Lehman Brothers investors granted access to non-ring-fenced funds, court rules

4 August 2010

A court of appeal in the UK has overturned a ruling preventing investors in Lehman Brothers from accessing funds which were not ring-fenced when the bank failed.

An initial decision by a judge in December 2009 ruled that a number of investors, whose funds were not segregated when the bank collapsed in September 2008, would not be allowed access to capital deposited within the investment banking business.

However, an appeal against the decision, led by investors such as the CRC Credit fund, has been successful in ensuring the initial ruling was overturned.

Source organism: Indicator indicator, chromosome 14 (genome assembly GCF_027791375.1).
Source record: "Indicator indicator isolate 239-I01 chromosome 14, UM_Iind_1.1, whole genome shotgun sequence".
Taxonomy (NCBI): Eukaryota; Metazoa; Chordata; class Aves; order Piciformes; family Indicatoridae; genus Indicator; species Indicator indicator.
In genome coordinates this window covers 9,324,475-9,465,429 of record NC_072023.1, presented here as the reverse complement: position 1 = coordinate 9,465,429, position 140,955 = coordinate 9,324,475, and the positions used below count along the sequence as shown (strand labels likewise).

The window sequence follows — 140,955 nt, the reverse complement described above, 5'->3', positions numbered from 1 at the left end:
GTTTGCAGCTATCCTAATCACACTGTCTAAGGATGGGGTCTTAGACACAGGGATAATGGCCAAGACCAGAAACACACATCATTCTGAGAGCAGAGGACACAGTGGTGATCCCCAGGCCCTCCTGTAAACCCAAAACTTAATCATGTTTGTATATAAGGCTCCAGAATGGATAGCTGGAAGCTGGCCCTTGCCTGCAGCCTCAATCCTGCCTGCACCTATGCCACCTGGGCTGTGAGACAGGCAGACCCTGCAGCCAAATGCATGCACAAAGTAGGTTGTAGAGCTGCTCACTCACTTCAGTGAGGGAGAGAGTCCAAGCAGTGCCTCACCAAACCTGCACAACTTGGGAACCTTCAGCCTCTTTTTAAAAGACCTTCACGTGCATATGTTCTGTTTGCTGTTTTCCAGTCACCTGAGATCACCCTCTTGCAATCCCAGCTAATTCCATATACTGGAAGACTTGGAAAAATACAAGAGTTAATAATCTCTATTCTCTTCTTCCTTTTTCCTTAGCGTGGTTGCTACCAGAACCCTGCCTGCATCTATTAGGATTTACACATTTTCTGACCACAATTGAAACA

According to reports, this means investors who did not have their funds correctly segregated will now be able to access a pool of client money which is thought to be as much as $2.1 billion.

Robert Turner, CRC’s lawyer, said: “This is a welcome decision for investor protection in the UK. It's a decision that makes good sense and means investor protection is not forfeited simply because an investor puts money with a firm that it turns out failed to comply with its obligations."

Tony Lomas, a partner at PricewaterhouseCoopers, added that the ruling is likely to have an impact on the amount and length of time it takes for claimers to receive funds.

By Jim Ottewill

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